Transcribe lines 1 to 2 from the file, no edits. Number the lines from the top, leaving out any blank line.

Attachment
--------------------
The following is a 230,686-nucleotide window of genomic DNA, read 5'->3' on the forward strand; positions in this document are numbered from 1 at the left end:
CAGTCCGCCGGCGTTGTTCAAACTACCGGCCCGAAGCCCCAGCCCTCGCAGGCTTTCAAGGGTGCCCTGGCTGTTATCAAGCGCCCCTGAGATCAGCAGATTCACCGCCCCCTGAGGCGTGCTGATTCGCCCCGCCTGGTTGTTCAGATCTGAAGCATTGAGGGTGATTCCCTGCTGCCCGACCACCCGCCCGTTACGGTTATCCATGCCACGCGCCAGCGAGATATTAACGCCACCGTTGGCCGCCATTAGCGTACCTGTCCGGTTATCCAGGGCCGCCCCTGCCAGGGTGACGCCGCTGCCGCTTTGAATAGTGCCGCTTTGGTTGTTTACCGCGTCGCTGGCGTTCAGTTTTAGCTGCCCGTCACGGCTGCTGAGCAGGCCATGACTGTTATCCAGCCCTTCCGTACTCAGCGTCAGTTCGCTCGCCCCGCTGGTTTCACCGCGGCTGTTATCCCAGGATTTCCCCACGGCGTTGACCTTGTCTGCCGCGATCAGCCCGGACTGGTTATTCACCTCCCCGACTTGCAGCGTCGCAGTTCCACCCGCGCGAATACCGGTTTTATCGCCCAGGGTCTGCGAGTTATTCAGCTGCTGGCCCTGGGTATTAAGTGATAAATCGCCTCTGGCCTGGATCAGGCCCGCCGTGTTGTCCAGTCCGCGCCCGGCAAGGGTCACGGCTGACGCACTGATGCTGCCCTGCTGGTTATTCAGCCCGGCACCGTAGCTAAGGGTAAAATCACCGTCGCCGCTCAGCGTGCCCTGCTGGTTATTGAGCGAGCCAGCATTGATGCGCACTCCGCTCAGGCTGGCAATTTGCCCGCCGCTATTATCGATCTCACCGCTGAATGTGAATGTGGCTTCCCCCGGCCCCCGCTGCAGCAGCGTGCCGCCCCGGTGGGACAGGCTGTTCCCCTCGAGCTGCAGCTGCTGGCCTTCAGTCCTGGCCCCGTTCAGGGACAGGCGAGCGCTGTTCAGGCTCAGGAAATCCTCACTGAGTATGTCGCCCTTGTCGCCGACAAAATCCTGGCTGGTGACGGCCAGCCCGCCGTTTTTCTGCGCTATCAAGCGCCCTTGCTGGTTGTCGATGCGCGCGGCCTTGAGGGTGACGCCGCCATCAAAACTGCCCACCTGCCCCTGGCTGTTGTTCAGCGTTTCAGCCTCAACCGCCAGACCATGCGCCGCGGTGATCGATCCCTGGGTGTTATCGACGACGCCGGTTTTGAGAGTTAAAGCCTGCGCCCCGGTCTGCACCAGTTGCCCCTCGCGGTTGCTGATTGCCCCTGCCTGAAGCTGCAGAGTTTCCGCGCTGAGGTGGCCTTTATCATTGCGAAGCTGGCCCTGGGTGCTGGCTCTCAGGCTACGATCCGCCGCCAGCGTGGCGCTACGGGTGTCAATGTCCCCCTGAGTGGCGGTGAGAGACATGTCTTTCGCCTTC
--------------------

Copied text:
The following is a 230,686-nucleotide window of genomic DNA, read 5'->3' on the forward strand; positions in this document are numbered from 1 at the left end:
CAGTCCGCCGGCGTTGTTCAAACTACCGGCCCGAAGCCCCAGCCCTCGCAGGCTTTCAAGGGTGCCCTGGCTGTTATCAAGCGCCCCTGAGATCAGCAGATTCACCGCCCCCTGAGGCGTGCTGATTCGCCCCGCCTGGTTGTTCAGATCTGAAGCATTGAGGGTGATTCCCTGCTGCCCGACCACCCGCCCGTTACGGTTATCCATGCCACGCGCCAGCGAGATATTAACGCCACCGTTGGCCGCCATTAGCGTACCTGTCCGGTTATCCAGGGCCGCCCCTGCCAGGGTGACGCCGCTGCCGCTTTGAATAGTGCCGCTTTGGTTGTTTACCGCGTCGCTGGCGTTCAGTTTTAGCTGCCCGTCACGGCTGCTGAGCAGGCCATGACTGTTATCCAGCCCTTCCGTACTCAGCGTCAGTTCGCTCGCCCCGCTGGTTTCACCGCGGCTGTTATCCCAGGATTTCCCCACGGCGTTGACCTTGTCTGCCGCGATCAGCCCGGACTGGTTATTCACCTCCCCGACTTGCAGCGTCGCAGTTCCACCCGCGCGAATACCGGTTTTATCGCCCAGGGTCTGCGAGTTATTCAGCTGCTGGCCCTGGGTATTAAGTGATAAATCGCCTCTGGCCTGGATCAGGCCCGCCGTGTTGTCCAGTCCGCGCCCGGCAAGGGTCACGGCTGACGCACTGATGCTGCCCTGCTGGTTATTCAGCCCGGCACCGTAGCTAAGGGTAAAATCACCGTCGCCGCTCAGCGTGCCCTGCTGGTTATTGAGCGAGCCAGCATTGATGCGCACTCCGCTCAGGCTGGCAATTTGCCCGCCGCTATTATCGATCTCACCGCTGAATGTGAATGTGGCTTCCCCCGGCCCCCGCTGCAGCAGCGTGCCGCCCCGGTGGGACAGGCTGTTCCCCTCGAGCTGCAGCTGCTGGCCTTCAGTCCTGGCCCCGTTCAGGGACAGGCGAGCGCTGTTCAGGCTCAGGAAATCCTCACTGAGTATGTCGCCCTTGTCGCCGACAAAATCCTGGCTGGTGACGGCCAGCCCGCCGTTTTTCTGCGCTATCAAGCGCCCTTGCTGGTTGTCGATGCGCGCGGCCTTGAGGGTGACGCCGCCATCAAAACTGCCCACCTGCCCCTGGCTGTTGTTCAGCGTTTCAGCCTCAACCGCCAGACCATGCGCCGCGGTGATCGATCCCTGGGTGTTATCGACGACGCCGGTTTTGAGAGTTAAAGCCTGCGCCCCGGTCTGCACCAGTTGCCCCTCGCGGTTGCTGATTGCCCCTGCCTGAAGCTGCAGAGTTTCCGCGCTGAGGTGGCCTTTATCATTGCGAAGCTGGCCCTGGGTGCTGGCTCTCAGGCTACGATCCGCCGCCAGCGTGGCGCTACGGGTGTCAATGTCCCCCTGAGTGGCGGTGAGAGACATGTCTTTCGCCTTC